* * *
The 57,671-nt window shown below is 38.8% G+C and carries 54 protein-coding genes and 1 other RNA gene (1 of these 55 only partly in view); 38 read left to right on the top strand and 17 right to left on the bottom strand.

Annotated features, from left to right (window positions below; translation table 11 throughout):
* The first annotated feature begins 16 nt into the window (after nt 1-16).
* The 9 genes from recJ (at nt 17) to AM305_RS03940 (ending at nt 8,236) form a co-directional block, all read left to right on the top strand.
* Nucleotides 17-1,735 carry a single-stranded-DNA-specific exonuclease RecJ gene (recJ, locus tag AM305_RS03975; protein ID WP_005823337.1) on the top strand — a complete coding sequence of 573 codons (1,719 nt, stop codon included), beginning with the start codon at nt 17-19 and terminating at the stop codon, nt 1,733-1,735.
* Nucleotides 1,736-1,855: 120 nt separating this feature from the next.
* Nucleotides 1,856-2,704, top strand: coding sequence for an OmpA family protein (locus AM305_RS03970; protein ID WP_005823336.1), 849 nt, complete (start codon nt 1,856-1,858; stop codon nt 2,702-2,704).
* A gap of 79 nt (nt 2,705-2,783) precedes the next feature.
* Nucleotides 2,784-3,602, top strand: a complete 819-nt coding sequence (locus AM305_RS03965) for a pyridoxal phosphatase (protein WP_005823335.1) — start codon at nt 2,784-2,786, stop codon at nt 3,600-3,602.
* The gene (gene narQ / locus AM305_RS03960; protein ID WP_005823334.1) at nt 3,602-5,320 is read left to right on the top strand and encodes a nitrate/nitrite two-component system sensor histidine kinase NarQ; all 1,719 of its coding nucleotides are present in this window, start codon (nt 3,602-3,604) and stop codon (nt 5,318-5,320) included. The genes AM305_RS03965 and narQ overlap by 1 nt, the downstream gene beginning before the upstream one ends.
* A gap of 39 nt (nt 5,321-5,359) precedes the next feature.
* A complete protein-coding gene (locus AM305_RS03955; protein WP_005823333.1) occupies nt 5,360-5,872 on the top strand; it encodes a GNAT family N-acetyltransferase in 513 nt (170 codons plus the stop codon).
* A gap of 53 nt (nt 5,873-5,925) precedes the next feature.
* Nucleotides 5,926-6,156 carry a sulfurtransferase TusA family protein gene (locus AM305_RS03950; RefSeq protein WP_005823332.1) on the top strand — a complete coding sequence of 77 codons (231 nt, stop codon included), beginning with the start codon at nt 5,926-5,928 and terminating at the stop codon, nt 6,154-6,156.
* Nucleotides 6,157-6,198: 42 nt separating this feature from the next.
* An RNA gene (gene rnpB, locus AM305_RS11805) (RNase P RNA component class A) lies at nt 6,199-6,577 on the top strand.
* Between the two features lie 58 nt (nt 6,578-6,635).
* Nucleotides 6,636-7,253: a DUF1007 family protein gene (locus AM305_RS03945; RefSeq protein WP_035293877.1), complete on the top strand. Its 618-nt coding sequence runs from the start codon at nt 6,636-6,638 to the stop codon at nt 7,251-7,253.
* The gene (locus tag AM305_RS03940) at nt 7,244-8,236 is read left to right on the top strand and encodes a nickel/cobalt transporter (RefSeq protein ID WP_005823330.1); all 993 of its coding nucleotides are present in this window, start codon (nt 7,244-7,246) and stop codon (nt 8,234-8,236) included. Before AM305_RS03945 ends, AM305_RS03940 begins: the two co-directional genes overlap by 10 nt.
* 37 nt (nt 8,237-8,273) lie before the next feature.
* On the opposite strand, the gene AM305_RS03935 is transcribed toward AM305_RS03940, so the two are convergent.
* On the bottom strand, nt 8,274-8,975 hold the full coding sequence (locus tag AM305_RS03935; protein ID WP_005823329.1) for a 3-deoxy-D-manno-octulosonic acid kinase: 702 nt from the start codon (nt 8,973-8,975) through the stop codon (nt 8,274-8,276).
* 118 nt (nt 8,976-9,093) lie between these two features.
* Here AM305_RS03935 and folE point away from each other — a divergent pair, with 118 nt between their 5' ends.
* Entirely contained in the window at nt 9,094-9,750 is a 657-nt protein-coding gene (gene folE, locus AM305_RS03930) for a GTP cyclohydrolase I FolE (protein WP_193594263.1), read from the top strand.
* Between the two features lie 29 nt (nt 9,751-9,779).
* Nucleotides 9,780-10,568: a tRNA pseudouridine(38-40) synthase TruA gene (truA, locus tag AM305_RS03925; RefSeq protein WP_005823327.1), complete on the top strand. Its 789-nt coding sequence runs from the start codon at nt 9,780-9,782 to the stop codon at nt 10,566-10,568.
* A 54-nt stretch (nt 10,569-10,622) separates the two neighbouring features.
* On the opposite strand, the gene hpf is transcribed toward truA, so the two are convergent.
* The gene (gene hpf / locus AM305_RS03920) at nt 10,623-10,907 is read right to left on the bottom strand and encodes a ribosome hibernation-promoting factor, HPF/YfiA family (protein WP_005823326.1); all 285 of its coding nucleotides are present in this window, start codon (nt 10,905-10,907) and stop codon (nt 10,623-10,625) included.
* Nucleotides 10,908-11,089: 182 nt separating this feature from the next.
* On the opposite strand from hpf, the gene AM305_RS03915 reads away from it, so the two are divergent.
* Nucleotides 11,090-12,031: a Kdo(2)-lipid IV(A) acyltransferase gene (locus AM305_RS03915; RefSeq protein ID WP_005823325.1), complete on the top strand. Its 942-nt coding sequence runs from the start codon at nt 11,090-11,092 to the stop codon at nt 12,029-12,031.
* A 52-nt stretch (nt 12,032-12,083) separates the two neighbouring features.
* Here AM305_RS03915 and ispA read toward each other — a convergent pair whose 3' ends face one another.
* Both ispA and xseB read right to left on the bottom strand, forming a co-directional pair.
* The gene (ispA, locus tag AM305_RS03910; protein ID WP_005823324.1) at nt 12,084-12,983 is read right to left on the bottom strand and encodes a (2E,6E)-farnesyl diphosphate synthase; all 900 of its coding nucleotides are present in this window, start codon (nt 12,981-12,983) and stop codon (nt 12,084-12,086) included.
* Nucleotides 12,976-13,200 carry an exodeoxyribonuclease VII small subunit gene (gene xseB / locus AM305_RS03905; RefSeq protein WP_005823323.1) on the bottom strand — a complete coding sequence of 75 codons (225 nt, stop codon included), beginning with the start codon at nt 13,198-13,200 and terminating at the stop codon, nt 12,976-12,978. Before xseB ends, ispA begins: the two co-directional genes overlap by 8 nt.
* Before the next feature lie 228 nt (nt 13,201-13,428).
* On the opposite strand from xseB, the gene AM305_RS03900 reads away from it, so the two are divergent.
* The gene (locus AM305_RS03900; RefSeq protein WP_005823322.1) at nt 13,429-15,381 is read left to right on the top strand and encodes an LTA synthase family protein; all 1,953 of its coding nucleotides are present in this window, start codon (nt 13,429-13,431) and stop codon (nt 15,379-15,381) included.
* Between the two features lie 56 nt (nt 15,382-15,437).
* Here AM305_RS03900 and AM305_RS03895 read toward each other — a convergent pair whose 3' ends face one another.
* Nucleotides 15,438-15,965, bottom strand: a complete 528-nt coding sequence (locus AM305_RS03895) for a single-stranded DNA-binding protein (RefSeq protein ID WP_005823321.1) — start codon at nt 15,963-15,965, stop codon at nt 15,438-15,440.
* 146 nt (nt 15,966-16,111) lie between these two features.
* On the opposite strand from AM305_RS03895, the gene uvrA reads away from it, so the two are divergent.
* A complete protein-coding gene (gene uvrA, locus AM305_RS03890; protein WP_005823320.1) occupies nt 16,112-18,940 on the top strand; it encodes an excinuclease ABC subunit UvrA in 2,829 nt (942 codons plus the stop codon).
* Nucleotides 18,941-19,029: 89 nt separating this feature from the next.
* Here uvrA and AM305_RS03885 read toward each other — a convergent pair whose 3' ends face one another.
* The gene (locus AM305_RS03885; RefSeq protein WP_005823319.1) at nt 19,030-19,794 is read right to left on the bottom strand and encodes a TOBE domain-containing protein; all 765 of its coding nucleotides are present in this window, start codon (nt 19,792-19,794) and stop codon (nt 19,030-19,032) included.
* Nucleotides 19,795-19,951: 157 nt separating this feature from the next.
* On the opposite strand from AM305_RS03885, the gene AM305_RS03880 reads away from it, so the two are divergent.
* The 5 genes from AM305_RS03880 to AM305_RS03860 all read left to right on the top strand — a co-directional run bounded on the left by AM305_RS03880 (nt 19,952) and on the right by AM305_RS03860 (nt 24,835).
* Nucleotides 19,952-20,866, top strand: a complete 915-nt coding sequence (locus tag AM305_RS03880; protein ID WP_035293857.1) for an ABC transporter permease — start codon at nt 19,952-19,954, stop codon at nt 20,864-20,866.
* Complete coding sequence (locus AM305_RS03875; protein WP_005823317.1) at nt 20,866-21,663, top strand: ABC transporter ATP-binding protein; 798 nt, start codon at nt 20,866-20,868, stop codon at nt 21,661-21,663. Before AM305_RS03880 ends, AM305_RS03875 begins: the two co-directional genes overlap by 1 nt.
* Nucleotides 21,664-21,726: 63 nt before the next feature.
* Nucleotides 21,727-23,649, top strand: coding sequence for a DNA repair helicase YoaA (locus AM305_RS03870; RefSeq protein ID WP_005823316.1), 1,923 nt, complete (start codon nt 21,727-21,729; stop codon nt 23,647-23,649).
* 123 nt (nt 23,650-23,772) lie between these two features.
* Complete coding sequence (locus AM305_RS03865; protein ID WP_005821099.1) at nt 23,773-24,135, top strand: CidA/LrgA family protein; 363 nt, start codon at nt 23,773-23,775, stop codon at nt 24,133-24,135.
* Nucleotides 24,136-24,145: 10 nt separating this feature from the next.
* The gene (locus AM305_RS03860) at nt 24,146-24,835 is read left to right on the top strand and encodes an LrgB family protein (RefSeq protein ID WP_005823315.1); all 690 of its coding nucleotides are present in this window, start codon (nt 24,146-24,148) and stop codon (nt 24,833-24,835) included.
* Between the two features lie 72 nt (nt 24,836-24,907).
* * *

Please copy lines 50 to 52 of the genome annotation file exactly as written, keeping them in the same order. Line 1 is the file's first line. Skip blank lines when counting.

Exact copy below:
* The gene (locus AM305_RS03885; RefSeq protein WP_005823319.1) at nt 19,030-19,794 is read right to left on the bottom strand and encodes a TOBE domain-containing protein; all 765 of its coding nucleotides are present in this window, start codon (nt 19,792-19,794) and stop codon (nt 19,030-19,032) included.
* Nucleotides 19,795-19,951: 157 nt separating this feature from the next.
* On the opposite strand from AM305_RS03885, the gene AM305_RS03880 reads away from it, so the two are divergent.